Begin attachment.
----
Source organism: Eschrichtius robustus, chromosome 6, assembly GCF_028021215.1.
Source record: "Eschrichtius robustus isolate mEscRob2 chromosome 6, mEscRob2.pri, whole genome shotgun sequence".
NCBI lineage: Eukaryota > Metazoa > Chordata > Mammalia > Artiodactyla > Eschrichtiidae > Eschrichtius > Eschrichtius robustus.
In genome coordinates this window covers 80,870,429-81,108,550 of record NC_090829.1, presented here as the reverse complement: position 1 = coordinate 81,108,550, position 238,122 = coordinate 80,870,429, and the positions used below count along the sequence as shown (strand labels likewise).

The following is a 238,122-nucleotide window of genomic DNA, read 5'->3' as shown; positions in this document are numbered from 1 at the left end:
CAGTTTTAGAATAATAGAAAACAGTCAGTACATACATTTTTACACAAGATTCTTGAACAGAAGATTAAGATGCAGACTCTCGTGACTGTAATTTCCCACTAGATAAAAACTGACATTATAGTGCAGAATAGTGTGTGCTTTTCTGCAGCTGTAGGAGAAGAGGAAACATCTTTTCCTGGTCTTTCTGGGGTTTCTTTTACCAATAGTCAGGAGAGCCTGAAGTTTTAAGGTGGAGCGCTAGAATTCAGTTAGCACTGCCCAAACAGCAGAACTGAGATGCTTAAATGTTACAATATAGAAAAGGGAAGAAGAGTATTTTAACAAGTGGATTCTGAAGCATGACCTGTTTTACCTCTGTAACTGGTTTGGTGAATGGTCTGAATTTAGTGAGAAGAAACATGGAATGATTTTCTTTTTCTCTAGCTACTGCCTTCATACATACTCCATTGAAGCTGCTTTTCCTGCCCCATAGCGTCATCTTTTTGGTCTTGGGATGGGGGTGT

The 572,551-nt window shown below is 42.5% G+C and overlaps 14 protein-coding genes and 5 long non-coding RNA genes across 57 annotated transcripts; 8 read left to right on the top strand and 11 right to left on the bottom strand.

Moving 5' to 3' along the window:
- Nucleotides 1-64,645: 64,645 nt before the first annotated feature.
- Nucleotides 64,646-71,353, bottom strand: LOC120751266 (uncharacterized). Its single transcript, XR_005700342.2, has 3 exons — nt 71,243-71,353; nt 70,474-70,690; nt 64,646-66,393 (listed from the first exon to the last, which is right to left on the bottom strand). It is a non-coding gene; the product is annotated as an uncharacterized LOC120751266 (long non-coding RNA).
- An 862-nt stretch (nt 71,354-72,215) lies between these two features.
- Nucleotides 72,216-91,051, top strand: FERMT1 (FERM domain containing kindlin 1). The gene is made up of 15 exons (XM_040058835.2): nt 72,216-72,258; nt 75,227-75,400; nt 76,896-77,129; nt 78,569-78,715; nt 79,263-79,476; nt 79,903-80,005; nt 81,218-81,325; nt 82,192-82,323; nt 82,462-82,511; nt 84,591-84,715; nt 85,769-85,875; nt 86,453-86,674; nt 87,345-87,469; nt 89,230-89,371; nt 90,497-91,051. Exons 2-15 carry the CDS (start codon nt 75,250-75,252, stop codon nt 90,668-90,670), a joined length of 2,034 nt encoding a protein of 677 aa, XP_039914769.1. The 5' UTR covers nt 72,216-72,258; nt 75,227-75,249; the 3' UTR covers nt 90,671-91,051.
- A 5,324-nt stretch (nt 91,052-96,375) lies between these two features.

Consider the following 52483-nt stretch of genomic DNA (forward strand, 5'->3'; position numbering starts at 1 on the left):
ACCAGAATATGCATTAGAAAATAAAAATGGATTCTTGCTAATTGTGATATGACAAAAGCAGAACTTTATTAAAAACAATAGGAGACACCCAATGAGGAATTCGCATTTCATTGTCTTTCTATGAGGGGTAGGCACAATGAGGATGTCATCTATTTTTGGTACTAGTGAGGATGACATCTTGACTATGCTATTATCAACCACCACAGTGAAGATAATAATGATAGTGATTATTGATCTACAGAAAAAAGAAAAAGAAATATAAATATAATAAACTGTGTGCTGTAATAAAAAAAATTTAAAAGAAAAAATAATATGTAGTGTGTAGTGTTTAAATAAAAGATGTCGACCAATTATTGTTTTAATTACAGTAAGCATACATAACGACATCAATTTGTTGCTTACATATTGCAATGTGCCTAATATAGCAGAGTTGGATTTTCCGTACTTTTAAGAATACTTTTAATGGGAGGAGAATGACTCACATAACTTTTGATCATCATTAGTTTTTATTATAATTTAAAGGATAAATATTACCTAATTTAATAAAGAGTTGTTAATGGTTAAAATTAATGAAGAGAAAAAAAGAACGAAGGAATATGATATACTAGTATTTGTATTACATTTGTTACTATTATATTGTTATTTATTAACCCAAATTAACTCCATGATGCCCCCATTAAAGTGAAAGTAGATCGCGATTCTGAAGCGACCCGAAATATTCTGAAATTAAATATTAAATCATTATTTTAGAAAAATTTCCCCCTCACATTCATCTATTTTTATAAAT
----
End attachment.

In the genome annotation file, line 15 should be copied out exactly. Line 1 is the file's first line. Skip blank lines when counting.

ACCAGAATATGCATTAGAAAATAAAAATGGATTCTTGCTAATTGTGATATGACAAAAGCAGAACTTTATTAAAAACAATAGGAGACACCCAATGAGGAATTCGCATTTCATTGTCTTTCTATGAGGGGTAGGCACAATGAGGATGTCATCTATTTTTGGTACTAGTGAGGATGACATCTTGACTATGCTATTATCAACCACCACAGTGAAGATAATAATGATAGTGATTATTGATCTACAGAAAAAAGAAAAAGAAATATAAATATAATAAACTGTGTGCTGTAATAAAAAAAATTTAAAAGAAAAAATAATATGTAGTGTGTAGTGTTTAAATAAAAGATGTCGACCAATTATTGTTTTAATTACAGTAAGCATACATAACGACATCAATTTGTTGCTTACATATTGCAATGTGCCTAATATAGCAGAGTTGGATTTTCCGTACTTTTAAGAATACTTTTAATGGGAGGAGAATGACTCACATAACTTTTGATCATCATTAGTTTTTATTATAATTTAAAGGATAAATATTACCTAATTTAATAAAGAGTTGTTAATGGTTAAAATTAATGAAGAGAAAAAAAGAACGAAGGAATATGATATACTAGTATTTGTATTACATTTGTTACTATTATATTGTTATTTATTAACCCAAATTAACTCCATGATGCCCCCATTAAAGTGAAAGTAGATCGCGATTCTGAAGCGACCCGAAATATTCTGAAATTAAATATTAAATCATTATTTTAGAAAAATTTCCCCCTCACATTCATCTATTTTTATAAAT